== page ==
Author Archives: ontheblock1

10 Firms Join to Create Code of Conduct for Digital Asset Markets

Ten financial services and technology firms leading developments in the digital asset and blockchain space have joined together to create the Association for Digital Asset Markets (ADAM) to establish a Code of Conduct for emerging digital asset markets.

US-based ADAM will proactively seek comprehensive standards for digital asset market participants. The group, which includes BitOoda, BTIG, Cumberland, Galaxy Digital, Genesis Global Trading, GSR, Hudson River Trading, Paxos, Symbiont and XBTO, says it will work with current and former regulators to provide rules for the efficient trading, custody, clearing and settlement of digital assets.

Future guidelines will encourage professionalism and ethical conduct by all market participants, increase transparency by providing information to regulators and the public, and deter market manipulation, the group stated.

Duncan Niederauer, former Chief Executive Officer of the New York Stock Exchange and ADAM Advisory Board Member, says, “Rules are fundamental to the development of any market. Over 200 years ago, market leaders came together to draft rules that led to the creation of the New York Stock Exchange. The advent of digital assets requires a similar effort; one that will clarify existing rules and give both investors and regulators the confidence necessary to sustain this market. I applaud the firms leading the ADAM initiative and look forward to advising them on standards that will enable this market to thrive.”

ADAM’s Code of Conduct will include guidelines for market integrity, risk management, KYC and AML, custody, record keeping, clearing and settlement, market manipulation, data protection, and research, among other topics.

ADAM plans to add new members and will announce its officers in the coming months. It will maintain offices in New York and Washington, DC. Participating organisations include trading venues, custodians, investors, asset managers, traders, liquidity providers and brokers.

Crypto and FX: More Alike than We Think?

FX industry veteran and Profit & Loss 2012 Hall of Fame inductee, David Ogg, reflected in a recent video interview on how the rapidly evolving crypto markets resemble the FX markets of the past.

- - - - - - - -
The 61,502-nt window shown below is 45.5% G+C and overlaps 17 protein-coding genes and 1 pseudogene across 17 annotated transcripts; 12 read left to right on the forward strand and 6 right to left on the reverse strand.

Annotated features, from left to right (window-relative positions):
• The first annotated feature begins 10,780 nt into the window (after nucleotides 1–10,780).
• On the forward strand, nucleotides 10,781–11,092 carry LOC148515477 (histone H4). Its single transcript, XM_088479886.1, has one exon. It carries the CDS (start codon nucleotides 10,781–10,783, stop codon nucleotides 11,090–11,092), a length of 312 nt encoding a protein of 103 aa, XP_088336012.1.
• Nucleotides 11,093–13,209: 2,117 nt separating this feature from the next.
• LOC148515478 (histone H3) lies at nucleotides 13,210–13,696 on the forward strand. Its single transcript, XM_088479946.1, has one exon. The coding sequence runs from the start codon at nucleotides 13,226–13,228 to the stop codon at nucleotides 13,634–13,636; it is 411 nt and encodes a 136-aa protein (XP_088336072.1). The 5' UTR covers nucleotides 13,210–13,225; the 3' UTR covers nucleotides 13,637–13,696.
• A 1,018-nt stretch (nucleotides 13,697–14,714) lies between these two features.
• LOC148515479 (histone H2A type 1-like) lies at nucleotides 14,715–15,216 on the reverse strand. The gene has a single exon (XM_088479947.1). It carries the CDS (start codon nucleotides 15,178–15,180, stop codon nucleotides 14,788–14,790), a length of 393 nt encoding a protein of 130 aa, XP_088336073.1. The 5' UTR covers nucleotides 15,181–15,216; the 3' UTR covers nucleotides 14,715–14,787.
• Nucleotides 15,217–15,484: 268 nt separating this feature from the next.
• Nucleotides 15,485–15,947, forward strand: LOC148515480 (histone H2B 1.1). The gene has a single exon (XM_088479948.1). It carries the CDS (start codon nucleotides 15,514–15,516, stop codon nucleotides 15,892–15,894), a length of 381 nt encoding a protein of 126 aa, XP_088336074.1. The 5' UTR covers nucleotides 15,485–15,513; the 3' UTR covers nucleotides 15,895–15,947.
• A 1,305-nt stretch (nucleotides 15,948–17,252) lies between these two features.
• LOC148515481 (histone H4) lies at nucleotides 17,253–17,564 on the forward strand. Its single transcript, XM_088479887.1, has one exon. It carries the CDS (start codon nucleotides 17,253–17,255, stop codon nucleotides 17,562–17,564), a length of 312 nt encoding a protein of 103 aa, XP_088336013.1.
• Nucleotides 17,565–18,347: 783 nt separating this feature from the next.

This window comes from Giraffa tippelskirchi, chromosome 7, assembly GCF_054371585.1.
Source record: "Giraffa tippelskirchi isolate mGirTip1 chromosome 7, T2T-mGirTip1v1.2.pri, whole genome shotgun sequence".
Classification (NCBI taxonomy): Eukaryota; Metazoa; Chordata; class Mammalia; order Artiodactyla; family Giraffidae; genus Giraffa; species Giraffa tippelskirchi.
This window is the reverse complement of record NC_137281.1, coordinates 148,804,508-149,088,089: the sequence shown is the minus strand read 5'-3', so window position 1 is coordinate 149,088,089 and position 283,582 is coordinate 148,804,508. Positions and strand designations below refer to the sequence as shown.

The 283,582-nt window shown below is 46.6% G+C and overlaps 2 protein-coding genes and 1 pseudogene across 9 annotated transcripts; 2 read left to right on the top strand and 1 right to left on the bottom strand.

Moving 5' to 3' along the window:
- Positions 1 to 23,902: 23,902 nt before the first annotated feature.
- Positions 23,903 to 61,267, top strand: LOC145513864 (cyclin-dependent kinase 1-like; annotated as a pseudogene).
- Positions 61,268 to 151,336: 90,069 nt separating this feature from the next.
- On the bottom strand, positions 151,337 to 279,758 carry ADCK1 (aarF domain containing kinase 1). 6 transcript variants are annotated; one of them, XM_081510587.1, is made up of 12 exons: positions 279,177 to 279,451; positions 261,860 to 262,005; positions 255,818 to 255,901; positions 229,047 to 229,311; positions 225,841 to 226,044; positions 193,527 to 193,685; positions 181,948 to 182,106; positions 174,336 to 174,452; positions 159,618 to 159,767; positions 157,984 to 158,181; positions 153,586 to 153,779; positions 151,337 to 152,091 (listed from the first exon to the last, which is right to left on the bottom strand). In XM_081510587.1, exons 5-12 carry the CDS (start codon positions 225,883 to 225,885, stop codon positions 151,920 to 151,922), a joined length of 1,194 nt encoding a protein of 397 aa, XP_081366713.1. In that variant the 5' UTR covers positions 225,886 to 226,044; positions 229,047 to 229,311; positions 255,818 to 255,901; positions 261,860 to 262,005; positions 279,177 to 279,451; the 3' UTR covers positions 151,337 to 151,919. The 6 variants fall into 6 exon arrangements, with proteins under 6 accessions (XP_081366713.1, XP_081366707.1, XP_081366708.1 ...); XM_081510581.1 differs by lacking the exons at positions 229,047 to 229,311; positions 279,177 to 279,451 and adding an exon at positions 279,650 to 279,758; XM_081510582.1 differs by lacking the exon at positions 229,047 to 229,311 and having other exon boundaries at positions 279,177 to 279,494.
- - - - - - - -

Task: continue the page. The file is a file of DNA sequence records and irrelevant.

“It’s like FX in the 1980s,” said Ogg, who is currently the head of FX and trading venues at OTCXN, before adding,“The front-end technology is pretty primitive.”

By contrast, he said that OTCXN has developed “cutting edge” technology in terms of how it displays liquidity, offering visual tickers that enable traders to get a visual representation of what is happening in the market with just a glance.

Ogg also noted that the speed of trading continues to be slow in the crypto space, while there are significant challenges regarding settlement that OTCXN has sought to address.

“A lot of technology has been retail focused, so some of it’s slow, the whole process needs to be ramped up. FX trading took off with prime broking, it allowed the buy side to come in and trade heavy amounts,” said Ogg.

He added that by offering instantaneous settlement, OTXCN will enable the crypto space to accelerate in much the same way that the FX space did after the introduction of PB.

“There’s a lot of similarities,” said Ogg.

The full video interview can be watched here: 

https://www.profit-loss.com/articles/news/videos/crypto-and-fx-more-alike-than-we-think

CLS Goes Live with DLT Netting Service

CLS’s new payment netting service based on distributed ledger technology, CLSNet, has gone live with Goldman Sachs and Morgan Stanley.
In a release issued today, CLS says that six additional participants from North America, Europe and Asia have committed to joining the service, although the only one it names is Bank of China (Hong Kong), and that the onboarding of several other market participants is planned in the next few months.